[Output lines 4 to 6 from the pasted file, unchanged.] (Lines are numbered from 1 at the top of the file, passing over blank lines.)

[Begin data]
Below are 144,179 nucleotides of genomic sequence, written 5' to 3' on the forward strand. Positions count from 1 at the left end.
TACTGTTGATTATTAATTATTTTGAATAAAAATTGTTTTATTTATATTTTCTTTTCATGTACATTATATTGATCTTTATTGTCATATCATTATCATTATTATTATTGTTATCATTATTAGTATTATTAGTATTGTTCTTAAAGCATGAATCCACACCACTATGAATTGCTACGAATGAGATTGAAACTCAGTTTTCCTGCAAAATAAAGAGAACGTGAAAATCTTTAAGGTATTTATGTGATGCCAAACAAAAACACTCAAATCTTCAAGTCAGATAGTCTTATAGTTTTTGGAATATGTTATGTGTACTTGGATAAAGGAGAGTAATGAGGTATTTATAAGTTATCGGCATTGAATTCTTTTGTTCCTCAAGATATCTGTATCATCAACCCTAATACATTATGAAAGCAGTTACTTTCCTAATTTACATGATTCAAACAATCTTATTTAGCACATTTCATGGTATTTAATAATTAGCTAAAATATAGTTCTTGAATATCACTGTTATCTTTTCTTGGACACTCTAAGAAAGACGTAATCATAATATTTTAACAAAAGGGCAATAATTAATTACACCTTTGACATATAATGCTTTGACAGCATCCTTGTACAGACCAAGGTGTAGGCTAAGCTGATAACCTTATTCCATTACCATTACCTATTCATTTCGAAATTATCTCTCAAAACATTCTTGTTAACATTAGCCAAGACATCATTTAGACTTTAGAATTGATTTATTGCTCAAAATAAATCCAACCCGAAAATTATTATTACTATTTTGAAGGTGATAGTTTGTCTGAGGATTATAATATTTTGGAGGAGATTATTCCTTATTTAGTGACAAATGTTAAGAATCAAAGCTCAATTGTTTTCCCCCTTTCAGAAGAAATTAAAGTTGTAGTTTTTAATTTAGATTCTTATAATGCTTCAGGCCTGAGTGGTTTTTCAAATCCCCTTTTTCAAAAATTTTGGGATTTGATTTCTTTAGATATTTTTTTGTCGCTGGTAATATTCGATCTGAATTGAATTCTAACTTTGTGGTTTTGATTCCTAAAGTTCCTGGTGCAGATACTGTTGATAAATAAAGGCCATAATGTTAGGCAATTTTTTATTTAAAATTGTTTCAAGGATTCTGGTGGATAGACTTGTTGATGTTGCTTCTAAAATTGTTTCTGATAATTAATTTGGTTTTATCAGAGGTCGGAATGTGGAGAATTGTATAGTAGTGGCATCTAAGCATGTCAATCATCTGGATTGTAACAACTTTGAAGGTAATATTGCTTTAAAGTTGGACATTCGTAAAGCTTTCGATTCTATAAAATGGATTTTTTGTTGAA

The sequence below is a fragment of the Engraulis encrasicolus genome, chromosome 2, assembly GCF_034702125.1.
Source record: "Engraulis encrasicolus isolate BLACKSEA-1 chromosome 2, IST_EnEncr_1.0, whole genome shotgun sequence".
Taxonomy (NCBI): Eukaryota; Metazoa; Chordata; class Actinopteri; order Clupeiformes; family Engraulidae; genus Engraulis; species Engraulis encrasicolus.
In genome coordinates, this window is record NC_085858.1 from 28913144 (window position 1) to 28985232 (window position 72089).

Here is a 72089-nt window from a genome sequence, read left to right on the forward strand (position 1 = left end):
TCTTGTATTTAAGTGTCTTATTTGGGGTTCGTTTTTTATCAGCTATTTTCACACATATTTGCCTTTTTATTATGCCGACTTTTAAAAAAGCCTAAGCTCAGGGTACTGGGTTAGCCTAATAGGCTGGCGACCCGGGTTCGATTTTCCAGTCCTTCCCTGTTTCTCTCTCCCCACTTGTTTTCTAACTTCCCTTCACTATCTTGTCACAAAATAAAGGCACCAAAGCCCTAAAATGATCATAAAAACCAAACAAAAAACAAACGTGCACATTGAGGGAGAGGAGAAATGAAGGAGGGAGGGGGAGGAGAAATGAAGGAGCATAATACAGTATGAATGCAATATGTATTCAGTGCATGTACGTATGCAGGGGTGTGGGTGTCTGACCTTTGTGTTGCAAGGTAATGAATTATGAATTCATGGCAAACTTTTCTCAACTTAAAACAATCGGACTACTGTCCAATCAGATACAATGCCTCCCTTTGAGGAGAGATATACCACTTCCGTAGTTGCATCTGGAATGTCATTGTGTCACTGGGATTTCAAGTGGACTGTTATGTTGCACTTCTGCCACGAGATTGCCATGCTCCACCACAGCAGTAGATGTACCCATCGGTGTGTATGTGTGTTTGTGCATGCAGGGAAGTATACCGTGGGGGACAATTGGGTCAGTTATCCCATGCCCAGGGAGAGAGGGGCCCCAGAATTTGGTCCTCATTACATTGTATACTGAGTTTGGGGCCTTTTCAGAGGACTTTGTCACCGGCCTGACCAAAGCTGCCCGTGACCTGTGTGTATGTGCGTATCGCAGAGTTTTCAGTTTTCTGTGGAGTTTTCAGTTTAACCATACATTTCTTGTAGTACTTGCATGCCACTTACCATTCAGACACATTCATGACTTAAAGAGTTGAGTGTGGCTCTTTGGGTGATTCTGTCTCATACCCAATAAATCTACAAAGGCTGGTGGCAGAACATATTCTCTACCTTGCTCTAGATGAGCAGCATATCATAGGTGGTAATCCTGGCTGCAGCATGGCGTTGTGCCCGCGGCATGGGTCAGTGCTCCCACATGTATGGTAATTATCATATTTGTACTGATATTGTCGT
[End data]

Source record: "Engraulis encrasicolus isolate BLACKSEA-1 chromosome 2, IST_EnEncr_1.0, whole genome shotgun sequence".
Taxonomy (NCBI): Eukaryota; Metazoa; Chordata; class Actinopteri; order Clupeiformes; family Engraulidae; genus Engraulis; species Engraulis encrasicolus.
In genome coordinates, this window is record NC_085858.1 from 28913144 (window position 1) to 28985232 (window position 72089).